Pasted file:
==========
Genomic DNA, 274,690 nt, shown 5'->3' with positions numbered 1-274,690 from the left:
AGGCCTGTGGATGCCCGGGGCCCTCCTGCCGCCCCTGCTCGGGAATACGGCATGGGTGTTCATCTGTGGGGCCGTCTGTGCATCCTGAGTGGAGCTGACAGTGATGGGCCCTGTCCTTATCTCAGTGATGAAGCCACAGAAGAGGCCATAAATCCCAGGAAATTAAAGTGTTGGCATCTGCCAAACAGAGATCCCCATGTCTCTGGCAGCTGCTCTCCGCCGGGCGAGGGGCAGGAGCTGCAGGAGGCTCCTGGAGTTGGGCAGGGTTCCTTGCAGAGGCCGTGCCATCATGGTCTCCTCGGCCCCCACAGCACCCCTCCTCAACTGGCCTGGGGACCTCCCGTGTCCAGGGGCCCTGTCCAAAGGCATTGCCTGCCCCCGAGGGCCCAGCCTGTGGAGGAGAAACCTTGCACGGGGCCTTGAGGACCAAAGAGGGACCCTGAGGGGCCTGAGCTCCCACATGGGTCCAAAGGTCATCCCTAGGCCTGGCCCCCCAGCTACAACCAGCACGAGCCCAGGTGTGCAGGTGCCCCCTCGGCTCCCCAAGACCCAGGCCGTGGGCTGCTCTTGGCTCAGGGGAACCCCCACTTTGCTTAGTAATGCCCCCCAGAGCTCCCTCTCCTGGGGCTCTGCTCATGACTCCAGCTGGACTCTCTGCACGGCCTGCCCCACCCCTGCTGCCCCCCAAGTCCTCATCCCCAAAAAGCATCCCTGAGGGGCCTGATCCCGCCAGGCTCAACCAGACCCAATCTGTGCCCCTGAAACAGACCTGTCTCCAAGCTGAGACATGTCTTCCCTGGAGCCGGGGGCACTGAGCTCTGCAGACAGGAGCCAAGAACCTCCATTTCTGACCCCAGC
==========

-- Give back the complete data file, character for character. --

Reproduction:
Genomic DNA, 274,690 nt, shown 5'->3' with positions numbered 1-274,690 from the left:
AGGCCTGTGGATGCCCGGGGCCCTCCTGCCGCCCCTGCTCGGGAATACGGCATGGGTGTTCATCTGTGGGGCCGTCTGTGCATCCTGAGTGGAGCTGACAGTGATGGGCCCTGTCCTTATCTCAGTGATGAAGCCACAGAAGAGGCCATAAATCCCAGGAAATTAAAGTGTTGGCATCTGCCAAACAGAGATCCCCATGTCTCTGGCAGCTGCTCTCCGCCGGGCGAGGGGCAGGAGCTGCAGGAGGCTCCTGGAGTTGGGCAGGGTTCCTTGCAGAGGCCGTGCCATCATGGTCTCCTCGGCCCCCACAGCACCCCTCCTCAACTGGCCTGGGGACCTCCCGTGTCCAGGGGCCCTGTCCAAAGGCATTGCCTGCCCCCGAGGGCCCAGCCTGTGGAGGAGAAACCTTGCACGGGGCCTTGAGGACCAAAGAGGGACCCTGAGGGGCCTGAGCTCCCACATGGGTCCAAAGGTCATCCCTAGGCCTGGCCCCCCAGCTACAACCAGCACGAGCCCAGGTGTGCAGGTGCCCCCTCGGCTCCCCAAGACCCAGGCCGTGGGCTGCTCTTGGCTCAGGGGAACCCCCACTTTGCTTAGTAATGCCCCCCAGAGCTCCCTCTCCTGGGGCTCTGCTCATGACTCCAGCTGGACTCTCTGCACGGCCTGCCCCACCCCTGCTGCCCCCCAAGTCCTCATCCCCAAAAAGCATCCCTGAGGGGCCTGATCCCGCCAGGCTCAACCAGACCCAATCTGTGCCCCTGAAACAGACCTGTCTCCAAGCTGAGACATGTCTTCCCTGGAGCCGGGGGCACTGAGCTCTGCAGACAGGAGCCAAGAACCTCCATTTCTGACCCCAGC